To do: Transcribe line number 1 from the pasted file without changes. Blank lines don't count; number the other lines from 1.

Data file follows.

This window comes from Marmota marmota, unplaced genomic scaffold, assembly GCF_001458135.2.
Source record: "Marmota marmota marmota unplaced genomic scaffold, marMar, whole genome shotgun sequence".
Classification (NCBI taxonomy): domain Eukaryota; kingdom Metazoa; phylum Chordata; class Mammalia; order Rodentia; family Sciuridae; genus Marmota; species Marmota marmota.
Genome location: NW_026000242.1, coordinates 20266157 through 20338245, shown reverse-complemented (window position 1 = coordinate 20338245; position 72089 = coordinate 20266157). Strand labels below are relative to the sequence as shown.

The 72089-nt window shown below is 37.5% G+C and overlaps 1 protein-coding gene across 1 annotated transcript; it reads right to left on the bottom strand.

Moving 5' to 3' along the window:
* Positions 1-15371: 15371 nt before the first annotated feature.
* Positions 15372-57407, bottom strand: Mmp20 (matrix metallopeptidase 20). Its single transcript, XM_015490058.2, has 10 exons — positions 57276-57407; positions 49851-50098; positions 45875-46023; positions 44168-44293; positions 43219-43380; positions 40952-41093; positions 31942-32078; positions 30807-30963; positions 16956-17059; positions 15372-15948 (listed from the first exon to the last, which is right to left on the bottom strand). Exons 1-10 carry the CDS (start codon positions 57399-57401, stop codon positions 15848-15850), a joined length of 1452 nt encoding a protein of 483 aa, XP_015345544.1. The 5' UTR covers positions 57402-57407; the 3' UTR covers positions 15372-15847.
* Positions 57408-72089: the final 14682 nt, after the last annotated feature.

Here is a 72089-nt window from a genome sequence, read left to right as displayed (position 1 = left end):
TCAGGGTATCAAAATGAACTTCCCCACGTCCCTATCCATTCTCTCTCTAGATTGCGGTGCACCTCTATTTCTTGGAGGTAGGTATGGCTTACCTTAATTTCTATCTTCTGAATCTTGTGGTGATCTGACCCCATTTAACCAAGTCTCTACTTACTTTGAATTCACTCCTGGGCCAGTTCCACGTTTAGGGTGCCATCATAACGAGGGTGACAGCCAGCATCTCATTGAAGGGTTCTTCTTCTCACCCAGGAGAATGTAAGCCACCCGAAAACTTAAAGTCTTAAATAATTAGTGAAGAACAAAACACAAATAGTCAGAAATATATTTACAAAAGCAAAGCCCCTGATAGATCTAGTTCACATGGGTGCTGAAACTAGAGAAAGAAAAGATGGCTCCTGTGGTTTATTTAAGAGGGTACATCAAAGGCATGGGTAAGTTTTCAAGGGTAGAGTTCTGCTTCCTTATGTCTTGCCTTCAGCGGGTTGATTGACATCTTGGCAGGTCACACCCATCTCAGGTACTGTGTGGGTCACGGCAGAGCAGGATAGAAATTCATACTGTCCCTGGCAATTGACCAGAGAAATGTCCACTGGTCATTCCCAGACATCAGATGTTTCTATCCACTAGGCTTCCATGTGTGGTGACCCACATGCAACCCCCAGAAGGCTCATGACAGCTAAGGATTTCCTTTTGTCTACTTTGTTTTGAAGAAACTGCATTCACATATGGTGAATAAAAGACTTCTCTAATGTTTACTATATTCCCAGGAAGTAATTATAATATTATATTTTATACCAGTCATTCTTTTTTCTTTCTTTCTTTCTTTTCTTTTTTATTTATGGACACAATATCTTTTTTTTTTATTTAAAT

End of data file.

This window comes from Marmota marmota, unplaced genomic scaffold, assembly GCF_001458135.2.